Quilted art honoring Harriet Tubman adorns Philadelphia's City Hall
Quilts and other artworks are decking the hallways of City Hall throughout this month in honor of the life and legacy of Harriet Tubman.
- Axios spoke to the artists who contributed to the temporary exhibit about the meaning behind their works.
The big picture: This March marks Tubman's 200th birthday. While the exact date is unknown, the city celebrates on March 10, the day of her passing.
- The abolitionist, suffragist and humanitarian has strong ties to Philadelphia. She fled here after escaping slavery in Maryland, traveling back at least a dozen times to help others through the Underground Railroad.
Details: "Dreams of Freedom: The Threads That Hold Us Together" will be on display until March 31 on City Hall's second, third and fourth floors.
- Almost all of the 30 artists showcased are women, and the majority are Black.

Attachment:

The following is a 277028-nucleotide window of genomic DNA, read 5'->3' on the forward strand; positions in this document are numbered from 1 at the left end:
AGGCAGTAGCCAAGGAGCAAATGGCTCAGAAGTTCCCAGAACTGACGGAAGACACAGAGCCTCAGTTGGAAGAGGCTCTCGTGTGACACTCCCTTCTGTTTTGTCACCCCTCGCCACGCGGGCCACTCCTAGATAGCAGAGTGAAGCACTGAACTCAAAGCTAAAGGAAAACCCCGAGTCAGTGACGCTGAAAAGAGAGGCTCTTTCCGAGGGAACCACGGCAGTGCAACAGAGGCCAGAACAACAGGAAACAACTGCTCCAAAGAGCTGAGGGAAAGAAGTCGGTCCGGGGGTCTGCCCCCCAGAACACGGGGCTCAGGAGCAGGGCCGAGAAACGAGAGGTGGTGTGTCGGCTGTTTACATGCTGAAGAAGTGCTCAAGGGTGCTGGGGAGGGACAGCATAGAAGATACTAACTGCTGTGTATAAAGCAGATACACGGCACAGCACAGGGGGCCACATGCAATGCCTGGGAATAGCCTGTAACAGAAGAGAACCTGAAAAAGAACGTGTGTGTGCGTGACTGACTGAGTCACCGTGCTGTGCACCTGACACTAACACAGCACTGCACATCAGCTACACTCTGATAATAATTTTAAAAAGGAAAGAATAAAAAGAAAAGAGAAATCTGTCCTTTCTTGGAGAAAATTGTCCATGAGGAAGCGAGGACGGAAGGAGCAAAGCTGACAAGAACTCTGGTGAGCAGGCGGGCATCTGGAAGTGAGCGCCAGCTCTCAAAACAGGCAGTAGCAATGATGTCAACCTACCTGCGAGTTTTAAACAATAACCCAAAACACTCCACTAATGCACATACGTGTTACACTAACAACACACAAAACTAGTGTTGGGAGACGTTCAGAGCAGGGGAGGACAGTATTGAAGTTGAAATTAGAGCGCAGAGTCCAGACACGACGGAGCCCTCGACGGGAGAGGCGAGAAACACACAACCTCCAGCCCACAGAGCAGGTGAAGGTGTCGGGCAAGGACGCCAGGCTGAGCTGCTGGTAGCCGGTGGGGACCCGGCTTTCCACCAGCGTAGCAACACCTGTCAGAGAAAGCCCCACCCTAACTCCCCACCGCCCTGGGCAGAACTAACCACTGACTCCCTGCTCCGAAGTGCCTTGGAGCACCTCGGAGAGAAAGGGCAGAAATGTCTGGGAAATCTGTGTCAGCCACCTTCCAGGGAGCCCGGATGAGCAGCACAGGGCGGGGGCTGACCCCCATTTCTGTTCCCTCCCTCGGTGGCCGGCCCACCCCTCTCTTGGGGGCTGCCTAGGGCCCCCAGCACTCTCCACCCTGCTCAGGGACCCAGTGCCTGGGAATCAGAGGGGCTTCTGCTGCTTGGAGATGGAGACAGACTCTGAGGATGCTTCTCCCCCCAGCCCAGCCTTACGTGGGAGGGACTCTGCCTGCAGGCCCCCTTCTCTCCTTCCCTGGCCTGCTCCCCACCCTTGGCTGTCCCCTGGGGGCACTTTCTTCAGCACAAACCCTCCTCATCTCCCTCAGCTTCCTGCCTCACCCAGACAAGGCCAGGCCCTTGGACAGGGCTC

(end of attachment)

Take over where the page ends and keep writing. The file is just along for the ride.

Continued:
- The exhibit was organized by the Sankofa Artisans Guild (SAG), with contributions from Charles L. Blockson Afro-American Collection at Temple University Libraries and the Lest We Forget Museum of Slavery.
What they're saying: "Art can be an invitation to learn more about history," said Tu Huynh, the program manager for the city's Office of Arts, Culture and the Creative Economy.
Artist Cassandra Gunkel said her work, "Greater Than Rubies," is primarily a critique of the proposal to put Tubman on a $20 dollar bill. The title, which references a biblical verse, nods to Tubman's Christian faith.
- "Who are we to say what her value is? Whatever her value is, it's greater than anything we can imagine," Gunkel told Axios.
Gloria Davis, another featured artist, contributed two works, "Harriet" and "Amina."
- And like Gunkel's work, the pieces elude to capital as an acknowledgment that slavery drove America's economic power, while questioning the public's idea of value.
Davis told Axios the former focuses on the life of Harriet, while "Amina" is the embodiment of Black people, particularly Black women in America — exemplified by her dress in red, white and blue — moving forward and continuing the fight for human rights.
What's next: Later Thursday afternoon, the city will host a celebration of Tubman's birthday at City Hall, complete with a cake.
Editor's note: This story has been updated to include additional details about the City Hall celebration in Tubman's honor.
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